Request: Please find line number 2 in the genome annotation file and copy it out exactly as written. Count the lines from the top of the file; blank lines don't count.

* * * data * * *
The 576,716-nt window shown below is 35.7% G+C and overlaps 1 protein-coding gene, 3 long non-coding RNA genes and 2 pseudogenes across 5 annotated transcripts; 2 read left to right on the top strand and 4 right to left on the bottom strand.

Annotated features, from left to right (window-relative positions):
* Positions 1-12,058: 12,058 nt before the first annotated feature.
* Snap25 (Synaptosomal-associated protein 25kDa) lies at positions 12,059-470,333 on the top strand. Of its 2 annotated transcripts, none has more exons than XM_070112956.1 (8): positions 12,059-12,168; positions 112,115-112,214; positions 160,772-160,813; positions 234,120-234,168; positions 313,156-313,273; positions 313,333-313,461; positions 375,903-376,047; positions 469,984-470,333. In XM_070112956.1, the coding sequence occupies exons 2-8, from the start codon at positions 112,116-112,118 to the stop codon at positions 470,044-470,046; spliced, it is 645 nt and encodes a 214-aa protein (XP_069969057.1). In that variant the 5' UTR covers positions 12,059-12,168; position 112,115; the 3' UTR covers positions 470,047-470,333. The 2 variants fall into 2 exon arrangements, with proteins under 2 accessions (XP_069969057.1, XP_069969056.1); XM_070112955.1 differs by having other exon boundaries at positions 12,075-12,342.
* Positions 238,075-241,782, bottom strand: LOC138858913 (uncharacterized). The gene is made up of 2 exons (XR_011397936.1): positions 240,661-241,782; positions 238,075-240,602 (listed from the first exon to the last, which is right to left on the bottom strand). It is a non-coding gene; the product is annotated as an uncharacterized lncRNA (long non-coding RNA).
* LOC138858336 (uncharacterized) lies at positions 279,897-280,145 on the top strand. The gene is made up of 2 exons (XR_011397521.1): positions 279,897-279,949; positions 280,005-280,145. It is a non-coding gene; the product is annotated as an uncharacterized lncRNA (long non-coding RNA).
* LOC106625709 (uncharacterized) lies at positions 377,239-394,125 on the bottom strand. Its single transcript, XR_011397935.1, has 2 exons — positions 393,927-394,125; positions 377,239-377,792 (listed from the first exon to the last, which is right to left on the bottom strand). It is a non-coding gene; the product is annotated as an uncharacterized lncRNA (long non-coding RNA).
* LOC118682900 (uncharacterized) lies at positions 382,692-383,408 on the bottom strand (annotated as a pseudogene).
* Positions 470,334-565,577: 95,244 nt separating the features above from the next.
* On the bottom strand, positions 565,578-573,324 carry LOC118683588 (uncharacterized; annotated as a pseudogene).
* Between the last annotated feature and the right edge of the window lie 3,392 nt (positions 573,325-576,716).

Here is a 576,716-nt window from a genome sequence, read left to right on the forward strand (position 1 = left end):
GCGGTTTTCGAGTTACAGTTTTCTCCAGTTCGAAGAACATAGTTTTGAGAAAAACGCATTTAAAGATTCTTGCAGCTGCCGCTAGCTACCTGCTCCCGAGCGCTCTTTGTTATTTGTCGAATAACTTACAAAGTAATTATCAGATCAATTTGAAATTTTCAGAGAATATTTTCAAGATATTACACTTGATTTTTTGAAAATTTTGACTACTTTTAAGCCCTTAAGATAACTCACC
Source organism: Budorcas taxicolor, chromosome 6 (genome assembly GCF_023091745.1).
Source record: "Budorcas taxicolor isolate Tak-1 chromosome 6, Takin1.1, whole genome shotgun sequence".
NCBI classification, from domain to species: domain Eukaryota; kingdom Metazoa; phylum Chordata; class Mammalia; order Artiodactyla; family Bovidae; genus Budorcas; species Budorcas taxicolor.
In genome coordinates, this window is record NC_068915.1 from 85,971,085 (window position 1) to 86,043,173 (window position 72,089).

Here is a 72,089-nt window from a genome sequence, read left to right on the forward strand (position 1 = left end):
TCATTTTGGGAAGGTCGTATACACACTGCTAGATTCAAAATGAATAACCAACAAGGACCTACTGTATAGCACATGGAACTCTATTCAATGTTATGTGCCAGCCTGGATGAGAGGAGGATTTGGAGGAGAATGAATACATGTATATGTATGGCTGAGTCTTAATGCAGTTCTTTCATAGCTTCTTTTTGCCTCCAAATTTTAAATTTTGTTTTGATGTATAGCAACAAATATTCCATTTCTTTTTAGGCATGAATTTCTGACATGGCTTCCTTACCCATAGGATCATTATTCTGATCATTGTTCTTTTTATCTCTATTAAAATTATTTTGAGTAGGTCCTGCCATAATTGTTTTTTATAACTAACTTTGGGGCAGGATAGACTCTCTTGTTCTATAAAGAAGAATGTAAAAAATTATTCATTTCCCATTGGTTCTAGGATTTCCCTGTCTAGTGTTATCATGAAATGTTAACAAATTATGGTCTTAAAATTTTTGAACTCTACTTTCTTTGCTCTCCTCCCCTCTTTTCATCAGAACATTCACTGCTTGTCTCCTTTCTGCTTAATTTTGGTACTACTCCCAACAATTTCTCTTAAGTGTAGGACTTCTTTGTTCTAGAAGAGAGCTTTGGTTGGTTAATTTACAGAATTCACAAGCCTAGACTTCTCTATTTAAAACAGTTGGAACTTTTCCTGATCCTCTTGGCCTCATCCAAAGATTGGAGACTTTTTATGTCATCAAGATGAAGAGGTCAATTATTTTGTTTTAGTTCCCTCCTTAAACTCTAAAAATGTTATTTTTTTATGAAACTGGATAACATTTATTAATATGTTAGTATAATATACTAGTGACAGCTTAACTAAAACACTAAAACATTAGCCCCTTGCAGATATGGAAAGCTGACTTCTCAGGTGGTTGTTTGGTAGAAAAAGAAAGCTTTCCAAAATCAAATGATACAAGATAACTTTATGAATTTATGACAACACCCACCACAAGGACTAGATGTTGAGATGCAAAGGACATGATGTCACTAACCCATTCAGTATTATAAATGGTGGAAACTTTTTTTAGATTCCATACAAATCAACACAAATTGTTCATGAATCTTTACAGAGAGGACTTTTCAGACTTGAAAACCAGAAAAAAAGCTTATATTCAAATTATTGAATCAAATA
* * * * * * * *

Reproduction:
Annotated features, from left to right (window-relative positions):